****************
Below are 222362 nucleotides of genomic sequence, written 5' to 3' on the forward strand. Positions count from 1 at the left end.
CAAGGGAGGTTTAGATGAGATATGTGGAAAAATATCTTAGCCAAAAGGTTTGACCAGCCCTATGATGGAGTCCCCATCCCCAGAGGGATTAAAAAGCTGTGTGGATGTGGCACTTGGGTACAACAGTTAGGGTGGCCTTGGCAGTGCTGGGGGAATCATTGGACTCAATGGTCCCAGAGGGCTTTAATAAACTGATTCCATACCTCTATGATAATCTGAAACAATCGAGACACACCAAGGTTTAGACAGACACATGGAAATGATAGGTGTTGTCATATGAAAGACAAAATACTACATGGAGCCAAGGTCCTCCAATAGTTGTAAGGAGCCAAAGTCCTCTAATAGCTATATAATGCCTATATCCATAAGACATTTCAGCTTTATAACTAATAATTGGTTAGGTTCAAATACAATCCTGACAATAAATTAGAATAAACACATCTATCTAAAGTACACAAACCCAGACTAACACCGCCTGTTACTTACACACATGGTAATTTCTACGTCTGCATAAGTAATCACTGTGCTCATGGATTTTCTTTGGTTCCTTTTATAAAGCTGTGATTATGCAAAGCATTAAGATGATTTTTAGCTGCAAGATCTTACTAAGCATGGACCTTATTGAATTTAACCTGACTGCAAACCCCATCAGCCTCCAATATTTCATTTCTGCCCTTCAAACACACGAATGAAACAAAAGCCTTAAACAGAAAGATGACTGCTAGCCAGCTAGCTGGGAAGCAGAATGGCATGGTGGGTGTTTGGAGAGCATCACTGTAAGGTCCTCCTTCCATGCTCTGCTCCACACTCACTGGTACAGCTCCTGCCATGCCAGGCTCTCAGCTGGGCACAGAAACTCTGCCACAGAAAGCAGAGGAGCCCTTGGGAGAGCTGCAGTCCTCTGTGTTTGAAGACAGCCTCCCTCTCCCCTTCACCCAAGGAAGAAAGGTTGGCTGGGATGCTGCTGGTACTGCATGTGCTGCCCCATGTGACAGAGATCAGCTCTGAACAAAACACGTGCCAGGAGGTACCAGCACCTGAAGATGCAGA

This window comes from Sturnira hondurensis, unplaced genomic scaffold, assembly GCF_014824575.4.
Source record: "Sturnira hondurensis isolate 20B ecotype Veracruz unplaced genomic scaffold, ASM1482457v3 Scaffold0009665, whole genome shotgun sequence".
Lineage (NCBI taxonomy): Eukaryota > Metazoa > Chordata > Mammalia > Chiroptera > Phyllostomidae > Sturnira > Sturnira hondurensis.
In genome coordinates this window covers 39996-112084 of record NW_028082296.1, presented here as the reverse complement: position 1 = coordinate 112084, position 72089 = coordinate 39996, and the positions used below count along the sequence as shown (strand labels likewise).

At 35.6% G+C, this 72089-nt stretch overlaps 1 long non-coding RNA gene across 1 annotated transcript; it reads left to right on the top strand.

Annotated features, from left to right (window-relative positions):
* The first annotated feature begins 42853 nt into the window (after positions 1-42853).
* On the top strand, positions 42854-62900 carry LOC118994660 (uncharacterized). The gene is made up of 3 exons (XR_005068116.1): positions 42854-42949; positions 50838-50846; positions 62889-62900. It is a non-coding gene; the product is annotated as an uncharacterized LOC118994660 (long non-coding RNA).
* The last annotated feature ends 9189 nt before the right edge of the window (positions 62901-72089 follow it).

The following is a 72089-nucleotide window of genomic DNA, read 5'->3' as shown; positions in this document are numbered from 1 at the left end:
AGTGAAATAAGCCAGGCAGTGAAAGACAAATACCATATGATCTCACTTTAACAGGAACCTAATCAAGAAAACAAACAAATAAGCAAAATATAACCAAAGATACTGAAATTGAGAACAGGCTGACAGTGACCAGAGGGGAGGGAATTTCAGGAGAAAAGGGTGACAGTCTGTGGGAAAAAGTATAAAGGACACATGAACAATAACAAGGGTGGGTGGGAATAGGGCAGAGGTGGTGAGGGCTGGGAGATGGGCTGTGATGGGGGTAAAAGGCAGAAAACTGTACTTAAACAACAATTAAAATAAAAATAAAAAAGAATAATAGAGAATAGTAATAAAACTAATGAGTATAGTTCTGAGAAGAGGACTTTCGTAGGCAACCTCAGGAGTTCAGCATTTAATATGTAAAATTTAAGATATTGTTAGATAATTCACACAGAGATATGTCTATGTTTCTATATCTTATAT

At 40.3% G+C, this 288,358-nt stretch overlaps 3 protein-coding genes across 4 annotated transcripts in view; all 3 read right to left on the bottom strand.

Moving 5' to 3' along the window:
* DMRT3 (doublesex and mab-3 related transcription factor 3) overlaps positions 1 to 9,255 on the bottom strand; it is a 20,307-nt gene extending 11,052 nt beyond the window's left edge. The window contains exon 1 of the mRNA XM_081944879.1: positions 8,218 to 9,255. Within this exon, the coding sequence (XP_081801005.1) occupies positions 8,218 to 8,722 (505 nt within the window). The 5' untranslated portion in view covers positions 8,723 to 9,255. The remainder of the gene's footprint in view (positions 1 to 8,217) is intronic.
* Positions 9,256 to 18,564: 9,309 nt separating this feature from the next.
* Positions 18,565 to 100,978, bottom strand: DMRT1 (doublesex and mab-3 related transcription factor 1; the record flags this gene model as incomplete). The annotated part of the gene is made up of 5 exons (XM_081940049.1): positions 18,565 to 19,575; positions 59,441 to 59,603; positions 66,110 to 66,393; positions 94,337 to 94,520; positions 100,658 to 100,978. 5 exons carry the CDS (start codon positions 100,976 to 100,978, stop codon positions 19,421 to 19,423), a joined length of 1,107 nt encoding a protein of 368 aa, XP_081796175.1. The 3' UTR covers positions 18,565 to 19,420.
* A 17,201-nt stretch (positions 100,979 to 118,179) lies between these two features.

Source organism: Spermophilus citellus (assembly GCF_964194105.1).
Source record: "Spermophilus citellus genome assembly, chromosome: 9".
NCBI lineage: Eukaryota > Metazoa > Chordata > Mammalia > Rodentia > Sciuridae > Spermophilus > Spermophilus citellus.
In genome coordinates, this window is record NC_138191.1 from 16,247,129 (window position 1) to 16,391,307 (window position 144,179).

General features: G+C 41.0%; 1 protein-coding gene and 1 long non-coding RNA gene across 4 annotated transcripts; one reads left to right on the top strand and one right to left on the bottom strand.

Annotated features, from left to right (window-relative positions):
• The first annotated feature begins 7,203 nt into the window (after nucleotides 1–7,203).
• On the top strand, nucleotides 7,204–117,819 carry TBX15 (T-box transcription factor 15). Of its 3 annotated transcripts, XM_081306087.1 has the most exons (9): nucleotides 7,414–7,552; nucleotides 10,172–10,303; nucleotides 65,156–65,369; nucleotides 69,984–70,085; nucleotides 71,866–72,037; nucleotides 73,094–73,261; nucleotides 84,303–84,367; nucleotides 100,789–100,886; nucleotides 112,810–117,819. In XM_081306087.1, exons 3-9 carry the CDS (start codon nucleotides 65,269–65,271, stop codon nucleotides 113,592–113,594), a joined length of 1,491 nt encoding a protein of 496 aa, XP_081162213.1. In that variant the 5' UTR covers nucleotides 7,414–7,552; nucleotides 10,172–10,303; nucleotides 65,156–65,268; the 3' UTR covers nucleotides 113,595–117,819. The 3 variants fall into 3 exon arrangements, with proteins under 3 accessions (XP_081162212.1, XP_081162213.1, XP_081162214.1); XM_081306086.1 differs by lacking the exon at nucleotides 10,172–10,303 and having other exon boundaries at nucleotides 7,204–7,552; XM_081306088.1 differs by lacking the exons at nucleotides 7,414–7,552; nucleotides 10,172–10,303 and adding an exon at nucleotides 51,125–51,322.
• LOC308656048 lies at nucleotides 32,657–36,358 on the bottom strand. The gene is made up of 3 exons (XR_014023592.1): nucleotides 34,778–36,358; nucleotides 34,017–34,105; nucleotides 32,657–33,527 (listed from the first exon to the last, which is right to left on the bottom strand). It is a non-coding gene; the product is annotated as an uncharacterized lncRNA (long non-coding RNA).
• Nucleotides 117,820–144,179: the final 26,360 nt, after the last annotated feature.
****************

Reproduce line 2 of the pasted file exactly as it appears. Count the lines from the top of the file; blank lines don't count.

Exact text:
CAAGGGAGGTTTAGATGAGATATGTGGAAAAATATCTTAGCCAAAAGGTTTGACCAGCCCTATGATGGAGTCCCCATCCCCAGAGGGATTAAAAAGCTGTGTGGATGTGGCACTTGGGTACAACAGTTAGGGTGGCCTTGGCAGTGCTGGGGGAATCATTGGACTCAATGGTCCCAGAGGGCTTTAATAAACTGATTCCATACCTCTATGATAATCTGAAACAATCGAGACACACCAAGGTTTAGACAGACACATGGAAATGATAGGTGTTGTCATATGAAAGACAAAATACTACATGGAGCCAAGGTCCTCCAATAGTTGTAAGGAGCCAAAGTCCTCTAATAGCTATATAATGCCTATATCCATAAGACATTTCAGCTTTATAACTAATAATTGGTTAGGTTCAAATACAATCCTGACAATAAATTAGAATAAACACATCTATCTAAAGTACACAAACCCAGACTAACACCGCCTGTTACTTACACACATGGTAATTTCTACGTCTGCATAAGTAATCACTGTGCTCATGGATTTTCTTTGGTTCCTTTTATAAAGCTGTGATTATGCAAAGCATTAAGATGATTTTTAGCTGCAAGATCTTACTAAGCATGGACCTTATTGAATTTAACCTGACTGCAAACCCCATCAGCCTCCAATATTTCATTTCTGCCCTTCAAACACACGAATGAAACAAAAGCCTTAAACAGAAAGATGACTGCTAGCCAGCTAGCTGGGAAGCAGAATGGCATGGTGGGTGTTTGGAGAGCATCACTGTAAGGTCCTCCTTCCATGCTCTGCTCCACACTCACTGGTACAGCTCCTGCCATGCCAGGCTCTCAGCTGGGCACAGAAACTCTGCCACAGAAAGCAGAGGAGCCCTTGGGAGAGCTGCAGTCCTCTGTGTTTGAAGACAGCCTCCCTCTCCCCTTCACCCAAGGAAGAAAGGTTGGCTGGGATGCTGCTGGTACTGCATGTGCTGCCCCATGTGACAGAGATCAGCTCTGAACAAAACACGTGCCAGGAGGTACCAGCACCTGAAGATGCAGA